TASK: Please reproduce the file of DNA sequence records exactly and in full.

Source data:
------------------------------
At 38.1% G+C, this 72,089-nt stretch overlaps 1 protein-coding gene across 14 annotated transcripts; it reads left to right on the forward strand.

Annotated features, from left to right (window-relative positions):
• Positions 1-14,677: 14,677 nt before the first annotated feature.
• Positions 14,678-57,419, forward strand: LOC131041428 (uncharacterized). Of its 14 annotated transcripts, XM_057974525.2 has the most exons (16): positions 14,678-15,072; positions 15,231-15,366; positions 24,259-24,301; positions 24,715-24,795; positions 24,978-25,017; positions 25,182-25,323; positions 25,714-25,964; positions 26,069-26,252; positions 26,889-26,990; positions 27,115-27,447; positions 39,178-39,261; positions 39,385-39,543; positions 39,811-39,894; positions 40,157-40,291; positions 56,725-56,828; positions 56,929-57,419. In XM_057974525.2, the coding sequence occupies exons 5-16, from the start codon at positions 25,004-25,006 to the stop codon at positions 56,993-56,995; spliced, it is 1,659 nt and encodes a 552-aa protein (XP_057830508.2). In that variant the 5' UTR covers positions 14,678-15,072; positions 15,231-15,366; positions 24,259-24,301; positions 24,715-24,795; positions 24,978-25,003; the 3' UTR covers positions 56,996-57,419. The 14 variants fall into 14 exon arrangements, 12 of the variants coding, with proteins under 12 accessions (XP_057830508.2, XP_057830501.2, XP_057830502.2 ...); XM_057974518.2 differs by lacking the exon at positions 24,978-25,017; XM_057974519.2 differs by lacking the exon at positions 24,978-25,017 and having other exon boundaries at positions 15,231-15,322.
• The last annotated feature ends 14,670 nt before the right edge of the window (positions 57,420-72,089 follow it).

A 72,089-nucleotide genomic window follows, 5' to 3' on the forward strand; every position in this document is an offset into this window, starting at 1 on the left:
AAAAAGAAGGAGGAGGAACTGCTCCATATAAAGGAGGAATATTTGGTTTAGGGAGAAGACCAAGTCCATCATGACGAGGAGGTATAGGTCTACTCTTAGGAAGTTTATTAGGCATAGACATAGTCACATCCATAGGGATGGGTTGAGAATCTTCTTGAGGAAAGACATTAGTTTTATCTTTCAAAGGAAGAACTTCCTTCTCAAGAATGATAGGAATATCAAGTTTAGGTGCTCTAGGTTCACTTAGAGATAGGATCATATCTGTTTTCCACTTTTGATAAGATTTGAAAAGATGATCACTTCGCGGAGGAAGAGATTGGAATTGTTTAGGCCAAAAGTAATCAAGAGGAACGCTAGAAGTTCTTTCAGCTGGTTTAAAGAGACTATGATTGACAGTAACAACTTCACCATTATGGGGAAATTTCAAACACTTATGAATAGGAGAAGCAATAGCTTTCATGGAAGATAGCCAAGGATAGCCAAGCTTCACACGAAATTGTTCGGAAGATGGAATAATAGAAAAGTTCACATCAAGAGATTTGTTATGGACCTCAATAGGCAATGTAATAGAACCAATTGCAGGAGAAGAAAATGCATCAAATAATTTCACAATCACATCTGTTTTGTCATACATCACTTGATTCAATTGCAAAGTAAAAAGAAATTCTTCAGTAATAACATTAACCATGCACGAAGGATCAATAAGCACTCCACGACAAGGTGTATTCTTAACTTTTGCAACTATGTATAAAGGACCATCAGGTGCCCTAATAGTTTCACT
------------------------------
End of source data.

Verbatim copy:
At 38.1% G+C, this 72,089-nt stretch overlaps 1 protein-coding gene across 14 annotated transcripts; it reads left to right on the forward strand.

Annotated features, from left to right (window-relative positions):
• Positions 1-14,677: 14,677 nt before the first annotated feature.
• Positions 14,678-57,419, forward strand: LOC131041428 (uncharacterized). Of its 14 annotated transcripts, XM_057974525.2 has the most exons (16): positions 14,678-15,072; positions 15,231-15,366; positions 24,259-24,301; positions 24,715-24,795; positions 24,978-25,017; positions 25,182-25,323; positions 25,714-25,964; positions 26,069-26,252; positions 26,889-26,990; positions 27,115-27,447; positions 39,178-39,261; positions 39,385-39,543; positions 39,811-39,894; positions 40,157-40,291; positions 56,725-56,828; positions 56,929-57,419. In XM_057974525.2, the coding sequence occupies exons 5-16, from the start codon at positions 25,004-25,006 to the stop codon at positions 56,993-56,995; spliced, it is 1,659 nt and encodes a 552-aa protein (XP_057830508.2). In that variant the 5' UTR covers positions 14,678-15,072; positions 15,231-15,366; positions 24,259-24,301; positions 24,715-24,795; positions 24,978-25,003; the 3' UTR covers positions 56,996-57,419. The 14 variants fall into 14 exon arrangements, 12 of the variants coding, with proteins under 12 accessions (XP_057830508.2, XP_057830501.2, XP_057830502.2 ...); XM_057974518.2 differs by lacking the exon at positions 24,978-25,017; XM_057974519.2 differs by lacking the exon at positions 24,978-25,017 and having other exon boundaries at positions 15,231-15,322.
• The last annotated feature ends 14,670 nt before the right edge of the window (positions 57,420-72,089 follow it).

A 72,089-nucleotide genomic window follows, 5' to 3' on the forward strand; every position in this document is an offset into this window, starting at 1 on the left:
AAAAAGAAGGAGGAGGAACTGCTCCATATAAAGGAGGAATATTTGGTTTAGGGAGAAGACCAAGTCCATCATGACGAGGAGGTATAGGTCTACTCTTAGGAAGTTTATTAGGCATAGACATAGTCACATCCATAGGGATGGGTTGAGAATCTTCTTGAGGAAAGACATTAGTTTTATCTTTCAAAGGAAGAACTTCCTTCTCAAGAATGATAGGAATATCAAGTTTAGGTGCTCTAGGTTCACTTAGAGATAGGATCATATCTGTTTTCCACTTTTGATAAGATTTGAAAAGATGATCACTTCGCGGAGGAAGAGATTGGAATTGTTTAGGCCAAAAGTAATCAAGAGGAACGCTAGAAGTTCTTTCAGCTGGTTTAAAGAGACTATGATTGACAGTAACAACTTCACCATTATGGGGAAATTTCAAACACTTATGAATAGGAGAAGCAATAGCTTTCATGGAAGATAGCCAAGGATAGCCAAGCTTCACACGAAATTGTTCGGAAGATGGAATAATAGAAAAGTTCACATCAAGAGATTTGTTATGGACCTCAATAGGCAATGTAATAGAACCAATTGCAGGAGAAGAAAATGCATCAAATAATTTCACAATCACATCTGTTTTGTCATACATCACTTGATTCAATTGCAAAGTAAAAAGAAATTCTTCAGTAATAACATTAACCATGCACGAAGGATCAATAAGCACTCCACGACAAGGTGTATTCTTAACTTTTGCAACTATGTATAAAGGACCATCAGGTGCCCTAATAGTTTCACT